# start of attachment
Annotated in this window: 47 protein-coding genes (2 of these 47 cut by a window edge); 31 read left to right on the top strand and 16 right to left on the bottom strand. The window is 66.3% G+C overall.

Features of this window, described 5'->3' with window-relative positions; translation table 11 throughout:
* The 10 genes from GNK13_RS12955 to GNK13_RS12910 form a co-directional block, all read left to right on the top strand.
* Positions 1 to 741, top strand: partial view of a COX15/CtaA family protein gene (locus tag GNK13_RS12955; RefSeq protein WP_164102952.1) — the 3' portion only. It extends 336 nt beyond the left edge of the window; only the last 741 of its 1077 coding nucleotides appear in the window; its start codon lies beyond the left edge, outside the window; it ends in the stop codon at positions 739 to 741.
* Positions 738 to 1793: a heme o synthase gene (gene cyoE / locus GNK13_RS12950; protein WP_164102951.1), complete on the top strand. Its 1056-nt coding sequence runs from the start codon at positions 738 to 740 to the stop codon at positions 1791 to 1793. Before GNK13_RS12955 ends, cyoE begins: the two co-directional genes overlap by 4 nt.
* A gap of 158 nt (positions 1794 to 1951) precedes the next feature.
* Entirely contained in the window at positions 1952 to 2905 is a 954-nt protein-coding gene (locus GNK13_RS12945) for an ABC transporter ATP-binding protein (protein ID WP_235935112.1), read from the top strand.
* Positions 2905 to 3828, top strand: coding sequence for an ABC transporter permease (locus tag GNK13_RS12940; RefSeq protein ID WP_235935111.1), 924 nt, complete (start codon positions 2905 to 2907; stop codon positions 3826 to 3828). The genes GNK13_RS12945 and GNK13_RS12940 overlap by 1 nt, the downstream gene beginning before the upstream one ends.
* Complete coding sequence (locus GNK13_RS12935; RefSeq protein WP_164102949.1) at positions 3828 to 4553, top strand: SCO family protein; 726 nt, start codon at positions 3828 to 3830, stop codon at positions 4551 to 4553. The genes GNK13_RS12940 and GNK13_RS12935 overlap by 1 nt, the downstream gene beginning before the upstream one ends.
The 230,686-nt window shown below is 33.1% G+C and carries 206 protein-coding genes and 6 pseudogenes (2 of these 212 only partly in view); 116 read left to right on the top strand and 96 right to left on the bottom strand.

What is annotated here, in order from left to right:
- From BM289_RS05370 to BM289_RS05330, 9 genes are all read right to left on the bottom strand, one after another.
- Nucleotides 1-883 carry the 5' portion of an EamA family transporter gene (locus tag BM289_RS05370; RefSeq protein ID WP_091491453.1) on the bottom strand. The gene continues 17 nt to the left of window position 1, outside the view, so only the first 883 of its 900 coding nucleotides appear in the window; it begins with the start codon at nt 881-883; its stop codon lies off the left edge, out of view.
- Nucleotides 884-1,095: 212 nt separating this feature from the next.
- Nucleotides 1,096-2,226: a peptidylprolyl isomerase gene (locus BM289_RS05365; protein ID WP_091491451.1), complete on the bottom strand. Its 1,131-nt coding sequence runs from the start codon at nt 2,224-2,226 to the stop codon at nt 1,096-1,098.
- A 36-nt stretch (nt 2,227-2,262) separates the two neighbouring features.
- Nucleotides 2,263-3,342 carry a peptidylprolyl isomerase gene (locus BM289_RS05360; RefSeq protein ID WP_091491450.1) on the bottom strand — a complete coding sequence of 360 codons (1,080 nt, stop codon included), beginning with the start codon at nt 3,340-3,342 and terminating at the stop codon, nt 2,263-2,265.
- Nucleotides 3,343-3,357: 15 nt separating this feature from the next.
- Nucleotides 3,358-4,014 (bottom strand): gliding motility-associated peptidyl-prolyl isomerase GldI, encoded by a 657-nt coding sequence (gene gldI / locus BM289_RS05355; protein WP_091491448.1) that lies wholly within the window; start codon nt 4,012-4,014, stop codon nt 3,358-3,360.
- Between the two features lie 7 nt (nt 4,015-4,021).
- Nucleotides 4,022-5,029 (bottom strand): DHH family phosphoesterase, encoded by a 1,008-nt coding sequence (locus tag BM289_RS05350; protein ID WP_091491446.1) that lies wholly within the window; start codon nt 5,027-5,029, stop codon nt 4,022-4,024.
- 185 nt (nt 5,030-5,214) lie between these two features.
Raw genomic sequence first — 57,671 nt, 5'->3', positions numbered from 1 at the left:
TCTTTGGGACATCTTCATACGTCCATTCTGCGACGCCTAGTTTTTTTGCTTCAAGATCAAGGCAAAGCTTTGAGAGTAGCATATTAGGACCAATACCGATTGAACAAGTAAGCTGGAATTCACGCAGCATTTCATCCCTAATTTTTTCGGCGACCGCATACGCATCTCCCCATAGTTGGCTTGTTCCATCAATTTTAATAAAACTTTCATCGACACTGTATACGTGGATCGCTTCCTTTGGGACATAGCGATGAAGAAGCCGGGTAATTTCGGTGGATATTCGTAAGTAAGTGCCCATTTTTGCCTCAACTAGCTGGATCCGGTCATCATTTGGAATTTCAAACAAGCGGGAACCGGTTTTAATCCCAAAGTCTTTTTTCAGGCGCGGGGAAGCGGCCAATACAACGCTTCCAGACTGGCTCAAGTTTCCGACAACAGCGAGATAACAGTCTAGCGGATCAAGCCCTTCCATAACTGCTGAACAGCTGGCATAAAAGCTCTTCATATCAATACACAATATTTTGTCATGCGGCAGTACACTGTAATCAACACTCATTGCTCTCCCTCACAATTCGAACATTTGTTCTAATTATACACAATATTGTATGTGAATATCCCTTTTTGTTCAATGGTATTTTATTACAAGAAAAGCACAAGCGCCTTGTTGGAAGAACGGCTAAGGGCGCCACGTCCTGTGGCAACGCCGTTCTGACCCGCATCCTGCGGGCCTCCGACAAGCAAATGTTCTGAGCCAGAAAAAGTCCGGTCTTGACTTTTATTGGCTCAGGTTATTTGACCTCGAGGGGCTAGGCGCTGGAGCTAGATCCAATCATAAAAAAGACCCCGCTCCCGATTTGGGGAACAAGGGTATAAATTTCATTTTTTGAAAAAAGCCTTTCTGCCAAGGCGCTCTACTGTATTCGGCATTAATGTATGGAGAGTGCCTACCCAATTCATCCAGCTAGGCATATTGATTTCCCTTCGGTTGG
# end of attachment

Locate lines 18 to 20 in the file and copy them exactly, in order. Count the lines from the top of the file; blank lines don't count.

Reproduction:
- Nucleotides 3,343-3,357: 15 nt separating this feature from the next.
- Nucleotides 3,358-4,014 (bottom strand): gliding motility-associated peptidyl-prolyl isomerase GldI, encoded by a 657-nt coding sequence (gene gldI / locus BM289_RS05355; protein WP_091491448.1) that lies wholly within the window; start codon nt 4,012-4,014, stop codon nt 3,358-3,360.
- Between the two features lie 7 nt (nt 4,015-4,021).